DGCA looks to regulate duty period for instructors | Latest News India - Hindustan Times
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DGCA looks to regulate duty period for instructors

Mar 20, 2024 08:26 AM IST

Duty period is the time spent doing any type of duty by a flight instructor-- administrative, ground briefings, flight instruction, or even waiting between two flights

New Delhi After revising the flight duty time limitations (FDTL) for airline crew, which comes into effect from June 1, the Directorate General of Civil Aviation (DGCA) has constituted a committee to prescribe limits for the cumulative duty period for the flight instructors at training schools in the country, officials aware of the matter said, adding that the aviation regulator was in the process of drafting rules for instructors in order to ensure they aren’t overworked.

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The move comes at a time when the impact of fatigue for flight crew is being addressed widely by global civil aviation regulators, and the country has witnessed least 31 flight incidents, including accidents, of the trainee aircraft till 2022, the DGCA and Aircraft Accident Investigation Bureau said in response to two RTIs filed by the owner of a flight training organisation, which HT has seen.

“DGCA is in the process of forming a flight duty period for the flight instructors of FTOs (flight training organisations) with an aim to have safe skies for trainee aircraft. The draft rules will be prepared soon,” an official with direct knowledge of the matter said.

Duty period is the time spent doing any type of duty by a flight instructor-- administrative, ground briefings, flight instruction, or even waiting between two flights. As per the rules, DGCA must have regulations for all the flying crew (scheduled airlines, non-scheduled general aviation, flight training organisations). However, there are no duty period limitations in place for instructors working at FTOs.

“In the absence of regulations, flight instructors end up working almost 12 hours a day, six days a week and, resultantly, they are more fatigued than airlines or air charter crew. The duty time limitations of all the other crew are defined; (1,800 hours per year and FDTL, or flying hours, is 1,000 hours per year),” an official said, asking not to be named.DGCA did not comment on the matter.

DGCA announced in January that the new rules, effective June 1, will extend the minimum weekly rest period of crew from 36 hours to 48 hours, and revise the definition of night duty from 0000-0500 to 0000-0600. The new regulations have capped the maximum flight time and maximum flight duty period for flight operations at night to eight hours flight time and 10 hours flight duty period, respectively.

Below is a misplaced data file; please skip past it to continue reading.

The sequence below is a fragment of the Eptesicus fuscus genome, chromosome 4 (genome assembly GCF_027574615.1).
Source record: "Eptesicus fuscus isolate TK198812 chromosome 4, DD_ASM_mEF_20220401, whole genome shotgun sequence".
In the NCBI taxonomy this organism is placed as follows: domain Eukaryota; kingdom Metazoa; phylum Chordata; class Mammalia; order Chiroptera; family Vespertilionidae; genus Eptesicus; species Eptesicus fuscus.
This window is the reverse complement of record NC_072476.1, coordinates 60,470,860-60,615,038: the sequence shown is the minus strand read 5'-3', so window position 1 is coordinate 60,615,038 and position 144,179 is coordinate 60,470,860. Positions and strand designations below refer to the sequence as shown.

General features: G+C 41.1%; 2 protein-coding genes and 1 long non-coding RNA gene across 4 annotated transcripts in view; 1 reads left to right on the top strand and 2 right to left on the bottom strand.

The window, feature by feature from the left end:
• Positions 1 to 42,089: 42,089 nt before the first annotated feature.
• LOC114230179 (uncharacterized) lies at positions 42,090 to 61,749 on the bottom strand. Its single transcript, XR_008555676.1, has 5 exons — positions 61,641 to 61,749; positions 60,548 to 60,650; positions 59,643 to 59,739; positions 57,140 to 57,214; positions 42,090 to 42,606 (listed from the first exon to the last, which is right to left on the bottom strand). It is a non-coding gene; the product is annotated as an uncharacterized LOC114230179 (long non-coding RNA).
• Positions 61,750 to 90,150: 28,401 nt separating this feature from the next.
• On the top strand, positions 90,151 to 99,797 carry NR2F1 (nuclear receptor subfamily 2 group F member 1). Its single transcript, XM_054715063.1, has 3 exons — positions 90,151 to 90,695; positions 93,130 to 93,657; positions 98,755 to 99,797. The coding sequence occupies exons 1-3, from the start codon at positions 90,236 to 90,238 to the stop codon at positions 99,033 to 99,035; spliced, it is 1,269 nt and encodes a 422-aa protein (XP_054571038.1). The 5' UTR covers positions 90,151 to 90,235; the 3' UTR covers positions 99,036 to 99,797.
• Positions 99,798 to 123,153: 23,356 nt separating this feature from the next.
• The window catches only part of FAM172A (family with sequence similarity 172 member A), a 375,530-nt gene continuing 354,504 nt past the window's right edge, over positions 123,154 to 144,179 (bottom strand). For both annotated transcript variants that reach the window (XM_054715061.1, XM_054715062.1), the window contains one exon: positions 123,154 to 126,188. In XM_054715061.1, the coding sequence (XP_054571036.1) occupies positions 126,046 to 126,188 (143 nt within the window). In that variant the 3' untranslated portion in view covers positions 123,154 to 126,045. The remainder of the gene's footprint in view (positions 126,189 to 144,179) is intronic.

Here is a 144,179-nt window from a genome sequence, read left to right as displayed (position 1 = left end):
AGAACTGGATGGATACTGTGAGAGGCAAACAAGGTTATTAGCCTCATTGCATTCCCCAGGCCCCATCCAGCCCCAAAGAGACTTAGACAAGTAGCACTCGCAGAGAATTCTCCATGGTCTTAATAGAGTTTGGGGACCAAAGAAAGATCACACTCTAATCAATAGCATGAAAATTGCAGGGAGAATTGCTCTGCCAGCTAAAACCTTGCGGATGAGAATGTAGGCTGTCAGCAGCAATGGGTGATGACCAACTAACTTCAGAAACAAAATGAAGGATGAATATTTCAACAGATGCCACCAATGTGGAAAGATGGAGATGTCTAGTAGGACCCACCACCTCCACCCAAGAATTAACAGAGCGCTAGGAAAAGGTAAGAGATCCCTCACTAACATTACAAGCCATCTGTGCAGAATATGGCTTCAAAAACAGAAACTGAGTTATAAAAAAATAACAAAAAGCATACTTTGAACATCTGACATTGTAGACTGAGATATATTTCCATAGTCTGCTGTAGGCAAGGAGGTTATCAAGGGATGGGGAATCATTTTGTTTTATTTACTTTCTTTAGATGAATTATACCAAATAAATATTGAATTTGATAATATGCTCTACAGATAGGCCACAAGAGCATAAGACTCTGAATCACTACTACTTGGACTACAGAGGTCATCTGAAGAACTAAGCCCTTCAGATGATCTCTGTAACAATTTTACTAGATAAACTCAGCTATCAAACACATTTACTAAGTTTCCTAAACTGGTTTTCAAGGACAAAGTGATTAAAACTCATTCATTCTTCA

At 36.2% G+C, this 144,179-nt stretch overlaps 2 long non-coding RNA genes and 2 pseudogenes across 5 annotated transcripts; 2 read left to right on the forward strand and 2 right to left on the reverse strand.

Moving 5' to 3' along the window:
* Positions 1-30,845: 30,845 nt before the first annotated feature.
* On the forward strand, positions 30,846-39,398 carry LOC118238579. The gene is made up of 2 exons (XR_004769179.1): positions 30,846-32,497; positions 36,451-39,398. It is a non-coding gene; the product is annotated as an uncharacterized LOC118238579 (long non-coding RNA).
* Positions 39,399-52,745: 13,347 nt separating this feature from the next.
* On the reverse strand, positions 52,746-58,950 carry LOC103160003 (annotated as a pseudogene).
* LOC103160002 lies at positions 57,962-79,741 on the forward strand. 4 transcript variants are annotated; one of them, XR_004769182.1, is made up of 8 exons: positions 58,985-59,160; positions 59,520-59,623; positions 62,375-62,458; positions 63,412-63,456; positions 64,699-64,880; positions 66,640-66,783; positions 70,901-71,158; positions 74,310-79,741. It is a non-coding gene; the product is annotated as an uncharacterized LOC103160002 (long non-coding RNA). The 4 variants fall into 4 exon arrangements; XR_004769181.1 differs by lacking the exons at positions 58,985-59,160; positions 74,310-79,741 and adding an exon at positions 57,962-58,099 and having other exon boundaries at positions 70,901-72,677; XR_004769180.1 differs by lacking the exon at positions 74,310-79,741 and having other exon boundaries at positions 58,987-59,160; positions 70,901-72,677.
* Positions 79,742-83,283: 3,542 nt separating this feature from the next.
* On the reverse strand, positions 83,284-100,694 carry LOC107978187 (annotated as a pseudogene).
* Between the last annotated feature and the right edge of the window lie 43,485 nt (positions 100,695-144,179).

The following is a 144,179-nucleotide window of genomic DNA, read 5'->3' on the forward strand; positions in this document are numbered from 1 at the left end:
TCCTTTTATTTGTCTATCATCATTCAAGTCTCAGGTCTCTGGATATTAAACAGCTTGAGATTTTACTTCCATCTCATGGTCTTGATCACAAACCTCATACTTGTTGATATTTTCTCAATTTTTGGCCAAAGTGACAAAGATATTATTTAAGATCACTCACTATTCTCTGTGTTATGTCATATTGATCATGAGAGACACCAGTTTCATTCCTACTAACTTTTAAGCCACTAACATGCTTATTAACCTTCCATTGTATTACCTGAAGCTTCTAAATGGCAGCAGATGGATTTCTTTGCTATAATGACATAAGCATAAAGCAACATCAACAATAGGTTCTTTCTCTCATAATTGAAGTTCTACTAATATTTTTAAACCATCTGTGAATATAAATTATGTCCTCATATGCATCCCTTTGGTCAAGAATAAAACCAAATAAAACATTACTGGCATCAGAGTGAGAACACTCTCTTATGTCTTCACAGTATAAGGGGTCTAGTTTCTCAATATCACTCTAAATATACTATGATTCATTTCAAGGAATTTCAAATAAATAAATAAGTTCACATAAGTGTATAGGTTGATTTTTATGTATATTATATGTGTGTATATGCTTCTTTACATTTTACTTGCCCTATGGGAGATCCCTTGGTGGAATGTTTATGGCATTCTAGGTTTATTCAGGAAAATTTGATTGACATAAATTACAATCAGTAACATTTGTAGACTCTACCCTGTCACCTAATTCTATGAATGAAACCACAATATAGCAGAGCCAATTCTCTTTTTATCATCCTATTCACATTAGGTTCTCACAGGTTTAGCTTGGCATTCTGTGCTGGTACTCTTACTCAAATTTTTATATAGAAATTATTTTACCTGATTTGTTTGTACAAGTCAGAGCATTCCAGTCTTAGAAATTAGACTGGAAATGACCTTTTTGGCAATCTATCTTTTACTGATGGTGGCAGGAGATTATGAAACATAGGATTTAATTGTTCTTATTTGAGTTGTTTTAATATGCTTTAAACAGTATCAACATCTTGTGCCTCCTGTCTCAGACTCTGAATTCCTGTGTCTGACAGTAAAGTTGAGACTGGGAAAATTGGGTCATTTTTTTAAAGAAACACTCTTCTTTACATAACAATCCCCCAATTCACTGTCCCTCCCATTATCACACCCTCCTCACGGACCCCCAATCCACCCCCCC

The maximum number of landings has been reduced to two landings, down from the maximum permissible six landings under previous regulations during night operations.

India has around 45 DGCA-approved training schools, with an average of at least 200 instructors, an official aware of the development said, requesting anonymity.

The issue, some experts said, has been long pending. A petition seeking the proper implementation of a rest period of training instructors at FTOs was filed by owner of Falcon Aviation Academy Harsh Vardhan Pratap Singh, in November last year.

“Despite the increasing number of accidents and deaths in FTOs, DGCA has continuously and consciously ignored the requirement of implementing duty period limits applicable to the flight instructors,” Singh said in the petition.

“It is the need of the hour to control quality of training or rather quality assurance. The foundation of learning is established by a trainer therefore the standards of FTO trainers must be high... Unfortunately only the ones who fail to get a job anywhere end up as FTO trainers. Safety is impacted and the airlines suffer due to the quality of students churned out,” said aviation expert Capt Amit Singh, who runs the NGO Safety Matters Foundation.

“There have been a spate of accidents in India involving flying school aircraft while conducting flight training. Safety in aviation is paramount and it can only be achieved if the foundation of the initial flight training is sound,” he added.

“The Training and Procedure Manuals of flight schools approved in the past without ensuring adherence to Duty Period limits is illegal since trainer aircraft don’t have autopilot and the trainees, being learners, cannot act like backup pilots,” an FTO owner said, requesting anonymity said.

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